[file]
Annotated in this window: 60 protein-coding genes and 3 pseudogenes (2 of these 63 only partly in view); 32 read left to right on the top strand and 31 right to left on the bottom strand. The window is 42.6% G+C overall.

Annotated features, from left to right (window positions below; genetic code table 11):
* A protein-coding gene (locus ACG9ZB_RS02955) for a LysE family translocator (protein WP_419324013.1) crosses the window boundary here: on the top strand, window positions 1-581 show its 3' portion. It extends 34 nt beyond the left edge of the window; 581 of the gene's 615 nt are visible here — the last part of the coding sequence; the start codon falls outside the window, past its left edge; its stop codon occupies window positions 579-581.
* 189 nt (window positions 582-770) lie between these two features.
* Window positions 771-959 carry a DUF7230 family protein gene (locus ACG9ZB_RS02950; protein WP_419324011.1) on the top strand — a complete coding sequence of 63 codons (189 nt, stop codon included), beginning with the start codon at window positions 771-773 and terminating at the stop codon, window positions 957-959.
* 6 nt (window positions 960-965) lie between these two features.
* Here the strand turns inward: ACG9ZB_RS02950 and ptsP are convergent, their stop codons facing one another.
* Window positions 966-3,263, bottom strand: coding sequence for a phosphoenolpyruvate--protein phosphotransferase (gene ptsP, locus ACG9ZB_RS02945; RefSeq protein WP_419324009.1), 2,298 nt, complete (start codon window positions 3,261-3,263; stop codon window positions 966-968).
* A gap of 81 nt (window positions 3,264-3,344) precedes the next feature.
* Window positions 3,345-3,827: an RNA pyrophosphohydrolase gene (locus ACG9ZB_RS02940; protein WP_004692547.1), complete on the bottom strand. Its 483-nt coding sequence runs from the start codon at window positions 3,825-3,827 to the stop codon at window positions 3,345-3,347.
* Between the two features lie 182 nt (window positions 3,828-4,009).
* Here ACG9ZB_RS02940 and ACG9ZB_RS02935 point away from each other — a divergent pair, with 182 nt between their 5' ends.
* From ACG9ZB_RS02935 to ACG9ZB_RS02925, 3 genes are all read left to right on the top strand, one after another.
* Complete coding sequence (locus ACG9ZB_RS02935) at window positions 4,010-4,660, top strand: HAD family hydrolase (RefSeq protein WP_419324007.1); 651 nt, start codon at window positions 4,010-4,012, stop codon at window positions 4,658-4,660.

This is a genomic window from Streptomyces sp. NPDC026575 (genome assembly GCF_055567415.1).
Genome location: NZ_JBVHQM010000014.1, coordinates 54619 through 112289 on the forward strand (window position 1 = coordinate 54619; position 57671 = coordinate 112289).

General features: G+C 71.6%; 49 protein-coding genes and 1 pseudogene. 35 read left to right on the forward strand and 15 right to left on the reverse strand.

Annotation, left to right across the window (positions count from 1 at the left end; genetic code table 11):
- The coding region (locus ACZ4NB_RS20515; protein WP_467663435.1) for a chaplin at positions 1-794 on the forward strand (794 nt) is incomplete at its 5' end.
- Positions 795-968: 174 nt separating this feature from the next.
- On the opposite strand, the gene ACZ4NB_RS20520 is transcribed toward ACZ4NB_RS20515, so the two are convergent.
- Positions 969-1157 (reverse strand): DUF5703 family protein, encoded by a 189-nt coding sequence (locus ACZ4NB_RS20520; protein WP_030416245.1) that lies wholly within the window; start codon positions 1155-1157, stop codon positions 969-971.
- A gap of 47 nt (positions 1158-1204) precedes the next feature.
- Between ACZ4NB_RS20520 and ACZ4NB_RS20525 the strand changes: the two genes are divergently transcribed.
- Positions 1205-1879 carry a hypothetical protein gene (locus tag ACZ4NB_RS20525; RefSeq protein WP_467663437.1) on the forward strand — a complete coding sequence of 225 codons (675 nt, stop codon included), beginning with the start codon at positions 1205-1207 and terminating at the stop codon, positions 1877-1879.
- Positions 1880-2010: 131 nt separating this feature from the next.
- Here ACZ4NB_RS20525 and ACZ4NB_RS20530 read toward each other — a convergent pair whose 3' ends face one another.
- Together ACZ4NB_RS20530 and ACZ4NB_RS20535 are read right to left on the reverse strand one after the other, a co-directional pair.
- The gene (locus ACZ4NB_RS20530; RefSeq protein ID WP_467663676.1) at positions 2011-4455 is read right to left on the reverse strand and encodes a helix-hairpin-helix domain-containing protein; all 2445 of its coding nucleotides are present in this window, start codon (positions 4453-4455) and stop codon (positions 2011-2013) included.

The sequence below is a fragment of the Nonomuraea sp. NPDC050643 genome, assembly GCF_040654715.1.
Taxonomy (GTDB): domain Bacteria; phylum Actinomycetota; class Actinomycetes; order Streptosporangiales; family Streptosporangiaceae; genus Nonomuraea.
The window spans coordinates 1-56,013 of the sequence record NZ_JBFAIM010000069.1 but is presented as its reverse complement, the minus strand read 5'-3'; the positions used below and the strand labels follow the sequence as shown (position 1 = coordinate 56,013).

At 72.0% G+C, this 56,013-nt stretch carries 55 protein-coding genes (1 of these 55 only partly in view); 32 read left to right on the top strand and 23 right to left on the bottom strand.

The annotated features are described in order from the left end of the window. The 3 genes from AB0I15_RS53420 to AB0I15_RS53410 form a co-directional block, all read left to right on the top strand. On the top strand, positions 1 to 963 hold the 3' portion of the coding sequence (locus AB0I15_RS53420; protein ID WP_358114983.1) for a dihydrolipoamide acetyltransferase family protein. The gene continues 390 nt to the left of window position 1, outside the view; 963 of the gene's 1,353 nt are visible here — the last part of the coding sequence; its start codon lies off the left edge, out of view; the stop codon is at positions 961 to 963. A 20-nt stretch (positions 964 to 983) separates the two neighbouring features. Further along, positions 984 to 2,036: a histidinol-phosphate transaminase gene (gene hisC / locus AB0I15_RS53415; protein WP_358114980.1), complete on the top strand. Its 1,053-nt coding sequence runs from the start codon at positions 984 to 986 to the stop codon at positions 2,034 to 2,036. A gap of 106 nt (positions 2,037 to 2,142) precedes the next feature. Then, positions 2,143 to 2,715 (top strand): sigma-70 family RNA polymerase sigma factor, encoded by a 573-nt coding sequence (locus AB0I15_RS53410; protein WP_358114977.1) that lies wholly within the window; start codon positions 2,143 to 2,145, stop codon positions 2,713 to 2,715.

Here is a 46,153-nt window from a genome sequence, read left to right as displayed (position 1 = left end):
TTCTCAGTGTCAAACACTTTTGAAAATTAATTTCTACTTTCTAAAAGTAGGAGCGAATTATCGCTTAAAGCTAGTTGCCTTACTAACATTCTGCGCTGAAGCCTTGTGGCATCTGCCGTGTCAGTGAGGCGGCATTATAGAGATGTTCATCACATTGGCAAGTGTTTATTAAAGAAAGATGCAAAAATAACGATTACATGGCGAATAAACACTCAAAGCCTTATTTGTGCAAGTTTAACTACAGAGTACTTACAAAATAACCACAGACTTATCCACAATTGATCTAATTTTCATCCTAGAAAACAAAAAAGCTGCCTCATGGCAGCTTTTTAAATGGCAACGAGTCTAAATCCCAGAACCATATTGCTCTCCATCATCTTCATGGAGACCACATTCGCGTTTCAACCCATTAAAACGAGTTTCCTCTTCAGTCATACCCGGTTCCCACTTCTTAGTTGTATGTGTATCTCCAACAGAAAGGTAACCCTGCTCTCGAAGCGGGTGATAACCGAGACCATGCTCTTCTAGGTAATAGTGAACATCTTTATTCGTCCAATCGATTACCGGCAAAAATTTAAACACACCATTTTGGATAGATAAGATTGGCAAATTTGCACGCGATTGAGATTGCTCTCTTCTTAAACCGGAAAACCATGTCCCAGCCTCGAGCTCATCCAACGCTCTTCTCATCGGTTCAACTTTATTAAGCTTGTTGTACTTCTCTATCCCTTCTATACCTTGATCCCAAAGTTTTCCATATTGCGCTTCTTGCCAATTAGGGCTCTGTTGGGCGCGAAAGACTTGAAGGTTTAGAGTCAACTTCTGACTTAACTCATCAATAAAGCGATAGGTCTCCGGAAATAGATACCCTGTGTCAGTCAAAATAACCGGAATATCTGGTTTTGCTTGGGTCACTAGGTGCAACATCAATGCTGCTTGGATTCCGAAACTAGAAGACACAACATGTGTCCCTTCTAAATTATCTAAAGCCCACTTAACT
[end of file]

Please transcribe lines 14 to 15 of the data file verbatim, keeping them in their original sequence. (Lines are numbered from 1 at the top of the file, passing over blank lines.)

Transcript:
* Complete coding sequence (locus ACG9ZB_RS02935) at window positions 4,010-4,660, top strand: HAD family hydrolase (RefSeq protein WP_419324007.1); 651 nt, start codon at window positions 4,010-4,012, stop codon at window positions 4,658-4,660.

This is a genomic window from Streptomyces sp. NPDC026575 (genome assembly GCF_055567415.1).